Presently the metal disk that drew near was half lit by sun. Falling from dusty heights of thermal glass over a hundred-vaned, thirty-foot-long, unlooked-at, invisibly suspended lightning fixture that resembles the metal grid in an old-style ice cube tray, falling through the vacant middle reaches of lobby space, the sunlight draped itself over my escalator and continued from there, diminished by three-quarters, down into a newsstand inset into the marble at the rear of the lobby. (103)

 Baker is new to me. I admire his precision in description. I admire his raising the issue of how the quotidian may teach us if we would but pay attention. But, I think Baker suggests herein, we suffer the illusion that we will be happier if we skate along life, carried escalator-like, unbothered by serious contemplation of our mortality. Baker is, in my view, important. He is not, I admit, easy to read; it can be work. But that, I believe, is part of what makes him important to read. If I had to summarize Baker’s aim, it is this question: What happens if we pay attention–stop entertaining ourselves to death–and just stop and pay attention?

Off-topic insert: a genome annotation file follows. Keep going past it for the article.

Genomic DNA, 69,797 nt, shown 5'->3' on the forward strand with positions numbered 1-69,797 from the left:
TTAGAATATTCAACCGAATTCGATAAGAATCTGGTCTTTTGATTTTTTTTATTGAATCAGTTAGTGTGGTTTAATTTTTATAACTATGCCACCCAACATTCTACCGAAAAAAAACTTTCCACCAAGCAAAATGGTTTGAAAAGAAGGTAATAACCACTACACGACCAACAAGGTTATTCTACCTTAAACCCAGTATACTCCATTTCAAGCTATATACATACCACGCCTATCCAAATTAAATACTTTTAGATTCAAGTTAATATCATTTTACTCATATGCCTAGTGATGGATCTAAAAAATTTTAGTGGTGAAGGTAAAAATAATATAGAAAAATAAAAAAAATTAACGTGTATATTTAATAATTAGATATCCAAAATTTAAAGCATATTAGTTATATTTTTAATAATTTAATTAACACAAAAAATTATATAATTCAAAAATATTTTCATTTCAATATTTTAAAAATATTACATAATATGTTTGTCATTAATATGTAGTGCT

The Oates novel I am (still) reading is her 2001 tome Blonde. It is nearly 800 pages, so it is not one I can finish in a day or two. Marilyn Monroe, as most of the world knew her, was really Norma Jeane Baker, and she is the subject of the novel. As readers, we meet her mother, Gladys, her grandmother, Della, the actors at The Studio in Los Angeles during Hollywood’s golden era, and on and on.

I said the subject was Marilyn Monroe. The more I read this novel, I would say the subject is not Marilyn so much as it is the question of what it means to act, to fulfill a role, to don a façade, and what costs are involved.

Norma Jeane Baker lived roles. And I think Oates is exploring that theme, not a small one. Stay tuned.

His Speck but My Log